“It’s lovely to live on a raft” says Huck just a few paragraphs into chapter 19 of Mark Twain’s masterpiece. But what kind of raft is it lovely to live on, and does it even matter what kind of raft Huck lived on? Of course, everyone who has read Adventures of Huckleberry Finn knows that the raft that transported Huck and Jim into literary immortality was a tiny affair consisting of a few short logs tied together with barely enough room to hold the two of them. Proof of this can be found on the covers of many modern paperback editions of the book. But looking at more covers it becomes obvious that their tiny raft was made of logs with a plank deck on top, and a wigwam. Of course, anyone who has studied the one dozen illustrations in the first edition of the book (found in chapters 12, 15, 16, 20, 21, 24, 29, and 40) knows that their raft was in fact made of planks and had a wigwam and a long steering oar, but nowhere in the book does an illustration depict the entire raft, so even a careful study of E. W. Kemble’s drawings does not tell the whole story. Finally, anyone who has read the text carefully, knows that Huck gives a fuller description of their raft, declaring that it measured twelve feet by fifteen or sixteen feet, and that it was made of pine planks that had broken off of a much larger lumber raft, and that it sat a good six or seven inches out of the water, and had one long oar. They also know that Jim had to fashion a second steering oar to control their not-so-tiny raft, make a raised platform of dirt upon which to build a fire, and build a wigwam large enough to accommodate that fire. They also know that the raft later had room for the Duke and the King. These astute readers think they know more than those readers who misplaced their trust in those modern paperback covers, but even astute readers don’t know the half of it.

In Rafts & Other Rivercraft in Huckleberry Finn, Peter Beidler knows the other half of it and a good deal more, and attacks a topic most Twainians might think could be vanquished in one short journal article. Beidler comes at this topic from every flank, armed to the teeth with meticulous research and 60 informative illustrations, and wins the battle in less than 200 pages. Beidler leaves no plank unturned, so to speak, and investigates things like whether the pine planks were seasoned or green (fresh) and how much they weighed per cubic foot, how and where lumber rafts were constructed (Wisconsin) and how they were steered (with sweeps), what Twain knew or did not know about lumber rafts and other rivercraft, and a myriad of other historical facts wisely separated from river lore, and convincingly concludes that Huck and Jim’s raft was a “crib”–a twelve by sixteen foot section of a lumber raft (which usually consisted of six such cribs held together by “yokes” dropped on top of “grub stakes”)–made entirely of fresh pine planks. Early on (page 35), he calculates that if six or seven inches of those planks were above the waterline, then another eighteen inches of planks were below the waterline giving the raft its buoyancy, and that this 12x16x2 foot raft was made of 384 cubic feet of green pine that weighed thirty-six pounds per cubic foot, bringing the weight of their raft to 13,824 pounds–nearly seven tons!–not counting the pad of dirt for the building of fires, the wigwam, Huck, Jim, various supplies, and two rapscallion guests for a portion of the journey.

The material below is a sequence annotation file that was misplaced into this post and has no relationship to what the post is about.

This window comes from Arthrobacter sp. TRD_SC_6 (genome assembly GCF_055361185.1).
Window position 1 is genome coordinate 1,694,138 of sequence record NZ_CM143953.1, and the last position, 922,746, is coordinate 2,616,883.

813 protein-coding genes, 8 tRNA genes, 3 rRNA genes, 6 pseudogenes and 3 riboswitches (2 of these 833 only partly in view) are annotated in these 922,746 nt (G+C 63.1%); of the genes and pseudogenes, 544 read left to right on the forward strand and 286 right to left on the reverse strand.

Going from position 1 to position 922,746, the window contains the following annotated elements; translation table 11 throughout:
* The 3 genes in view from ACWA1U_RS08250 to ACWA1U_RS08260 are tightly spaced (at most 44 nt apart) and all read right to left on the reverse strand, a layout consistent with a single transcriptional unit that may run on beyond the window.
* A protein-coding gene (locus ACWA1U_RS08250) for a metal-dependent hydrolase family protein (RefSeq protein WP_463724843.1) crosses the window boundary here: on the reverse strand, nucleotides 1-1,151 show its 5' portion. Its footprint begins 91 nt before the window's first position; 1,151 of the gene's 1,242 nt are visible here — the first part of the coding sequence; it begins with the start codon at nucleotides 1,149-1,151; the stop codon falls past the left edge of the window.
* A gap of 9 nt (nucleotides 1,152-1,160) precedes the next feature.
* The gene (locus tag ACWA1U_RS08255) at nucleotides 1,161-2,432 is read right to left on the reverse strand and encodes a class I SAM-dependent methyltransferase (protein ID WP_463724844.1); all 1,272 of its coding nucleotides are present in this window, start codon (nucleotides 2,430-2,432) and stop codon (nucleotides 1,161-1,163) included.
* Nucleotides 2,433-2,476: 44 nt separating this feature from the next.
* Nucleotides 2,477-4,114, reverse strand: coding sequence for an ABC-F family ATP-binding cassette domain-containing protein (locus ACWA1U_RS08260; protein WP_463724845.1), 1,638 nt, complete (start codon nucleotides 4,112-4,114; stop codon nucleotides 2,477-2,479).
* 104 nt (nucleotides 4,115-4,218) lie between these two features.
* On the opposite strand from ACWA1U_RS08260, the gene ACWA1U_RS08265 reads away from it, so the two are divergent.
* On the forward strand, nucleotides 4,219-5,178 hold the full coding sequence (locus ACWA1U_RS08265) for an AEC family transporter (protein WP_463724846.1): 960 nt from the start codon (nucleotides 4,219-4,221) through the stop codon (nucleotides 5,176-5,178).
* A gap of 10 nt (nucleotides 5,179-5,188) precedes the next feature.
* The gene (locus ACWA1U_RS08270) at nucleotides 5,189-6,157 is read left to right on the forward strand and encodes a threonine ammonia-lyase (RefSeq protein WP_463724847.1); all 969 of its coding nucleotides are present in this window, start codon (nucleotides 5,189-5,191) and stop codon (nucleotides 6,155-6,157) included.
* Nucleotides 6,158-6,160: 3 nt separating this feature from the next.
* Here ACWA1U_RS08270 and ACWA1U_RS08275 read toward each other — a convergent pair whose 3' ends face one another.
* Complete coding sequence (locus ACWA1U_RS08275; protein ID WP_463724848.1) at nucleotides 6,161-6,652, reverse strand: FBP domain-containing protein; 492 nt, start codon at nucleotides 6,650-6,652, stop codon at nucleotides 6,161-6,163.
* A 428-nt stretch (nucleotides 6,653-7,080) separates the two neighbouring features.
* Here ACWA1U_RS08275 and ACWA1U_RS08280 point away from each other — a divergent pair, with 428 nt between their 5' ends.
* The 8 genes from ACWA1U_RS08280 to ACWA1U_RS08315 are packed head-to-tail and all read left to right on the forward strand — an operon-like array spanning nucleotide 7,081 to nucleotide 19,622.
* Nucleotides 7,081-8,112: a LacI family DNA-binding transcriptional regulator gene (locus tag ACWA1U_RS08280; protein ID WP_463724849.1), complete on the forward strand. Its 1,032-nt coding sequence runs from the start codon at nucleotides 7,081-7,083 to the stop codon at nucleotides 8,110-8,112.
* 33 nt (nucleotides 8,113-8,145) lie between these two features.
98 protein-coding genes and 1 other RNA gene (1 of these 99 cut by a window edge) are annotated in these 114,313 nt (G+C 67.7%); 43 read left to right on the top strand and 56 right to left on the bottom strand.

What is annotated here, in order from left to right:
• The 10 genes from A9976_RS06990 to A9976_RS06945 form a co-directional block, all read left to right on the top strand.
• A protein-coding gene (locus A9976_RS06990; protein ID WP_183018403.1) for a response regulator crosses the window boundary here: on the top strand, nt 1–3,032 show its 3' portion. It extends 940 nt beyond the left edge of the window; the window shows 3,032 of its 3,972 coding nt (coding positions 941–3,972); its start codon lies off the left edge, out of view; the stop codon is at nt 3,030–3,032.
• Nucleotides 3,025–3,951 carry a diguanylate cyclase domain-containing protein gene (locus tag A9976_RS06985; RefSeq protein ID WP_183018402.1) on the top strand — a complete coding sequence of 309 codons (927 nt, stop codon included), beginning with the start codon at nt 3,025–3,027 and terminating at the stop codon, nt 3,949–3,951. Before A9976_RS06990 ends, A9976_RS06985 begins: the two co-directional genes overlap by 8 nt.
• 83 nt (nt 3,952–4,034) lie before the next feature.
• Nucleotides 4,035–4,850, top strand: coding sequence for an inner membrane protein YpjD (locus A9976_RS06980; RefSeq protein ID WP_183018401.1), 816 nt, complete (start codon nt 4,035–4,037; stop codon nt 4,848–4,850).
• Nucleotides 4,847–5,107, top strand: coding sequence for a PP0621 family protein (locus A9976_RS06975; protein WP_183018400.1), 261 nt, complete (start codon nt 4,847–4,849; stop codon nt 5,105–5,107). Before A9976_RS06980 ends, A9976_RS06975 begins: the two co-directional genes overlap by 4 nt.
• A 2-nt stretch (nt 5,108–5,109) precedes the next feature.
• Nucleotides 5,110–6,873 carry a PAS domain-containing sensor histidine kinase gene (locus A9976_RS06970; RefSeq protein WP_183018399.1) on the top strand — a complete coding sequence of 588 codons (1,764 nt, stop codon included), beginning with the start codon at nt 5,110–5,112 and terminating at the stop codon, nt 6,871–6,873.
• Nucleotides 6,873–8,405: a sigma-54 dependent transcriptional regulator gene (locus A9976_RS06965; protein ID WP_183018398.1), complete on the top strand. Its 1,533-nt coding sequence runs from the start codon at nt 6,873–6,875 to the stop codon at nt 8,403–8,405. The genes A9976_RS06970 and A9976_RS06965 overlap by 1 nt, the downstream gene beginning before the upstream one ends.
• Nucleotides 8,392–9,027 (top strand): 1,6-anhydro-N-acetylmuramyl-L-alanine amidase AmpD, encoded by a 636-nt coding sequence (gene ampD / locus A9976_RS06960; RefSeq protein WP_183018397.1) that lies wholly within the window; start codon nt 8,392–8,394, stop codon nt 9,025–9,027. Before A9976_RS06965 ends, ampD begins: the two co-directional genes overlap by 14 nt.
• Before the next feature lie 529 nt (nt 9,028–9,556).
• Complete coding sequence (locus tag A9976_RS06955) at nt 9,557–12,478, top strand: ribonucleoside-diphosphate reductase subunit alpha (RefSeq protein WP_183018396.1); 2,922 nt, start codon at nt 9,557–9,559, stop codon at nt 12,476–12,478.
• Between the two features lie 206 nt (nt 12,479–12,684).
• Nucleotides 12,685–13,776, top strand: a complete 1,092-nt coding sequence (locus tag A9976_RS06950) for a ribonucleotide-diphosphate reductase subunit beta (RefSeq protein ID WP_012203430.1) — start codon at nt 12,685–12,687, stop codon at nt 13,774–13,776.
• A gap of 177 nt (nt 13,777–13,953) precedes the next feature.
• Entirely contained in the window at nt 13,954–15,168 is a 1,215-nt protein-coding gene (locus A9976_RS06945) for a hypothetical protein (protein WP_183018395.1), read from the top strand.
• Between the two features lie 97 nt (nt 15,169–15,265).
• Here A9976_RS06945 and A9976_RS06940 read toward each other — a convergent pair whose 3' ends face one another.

Just about now, even the most astute reader must be rethinking everything they thought they knew about that flimsy little raft and its precious human cargo. And what the heck is a grub stake and how do you yoke one–or two–or, damn it, how many grub stakes do you have to yoke anyhow? And what exactly does a yoke look like? And what made their raft a crib? And how does Beidler know that lumber rafts were made of green wood? And, while we’re at it, just what the heck is a lumber raft, and what “pints” does Beidler see about a lumber raft that make it any better’n any other raft? And now that readers know the dimensions and origins of the raft, why should they care to know more? The astute reader might even begin to wonder why it is significant that Huck uses a canoe, the slave traders a skiff, and the Duke and the King arrive in style on a yawl posing as the English brothers of Peter Wilks.

The good news is that Beidler provides clear explanations augmented by contemporary drawings and photographs as well as modern diagrams that answer these questions. By the end of this book, every reader will know if there is any difference between a flat, a flatboat, a woodboat, a wood-flat, or a broadhorn (spoiler alert: nope). The reader will also know what a sweep is, and what to do with one (well, you don’t sweep with it), and how to use it with a headblock (no football or wrestling is involved either). The reader will know the difference between a rapids-piece, a skiff, a yawl, a scow, and a string. He’ll know a Mississippi raft from a Wisconsin raft, and how you make one out of several of the others. He’ll be able to distinguish a drift canoe from driftwood, and a witch from a thwart. He’ll know how to reconfigure a lumber raft to run a rapids, and what can go wrong, and how such a mishap yielded the raft that is central to Huck and Jim’s story. Huck and Jim knew these things, so it behooves the reader to know them too. As Beidler says “We might wish that Huck had explained some of his nautical terms more fully, but we can scarcely fault Twain for not anticipating that readers a century and more after he wrote his book would not be aware of the meanings of some of his terms. Surely it is our job as readers and as researchers to figure out what Huck means when he talks . . . . [T]o assume that we can always accurately guess from the context what Huck means . . . is to miss the boat” (117-118).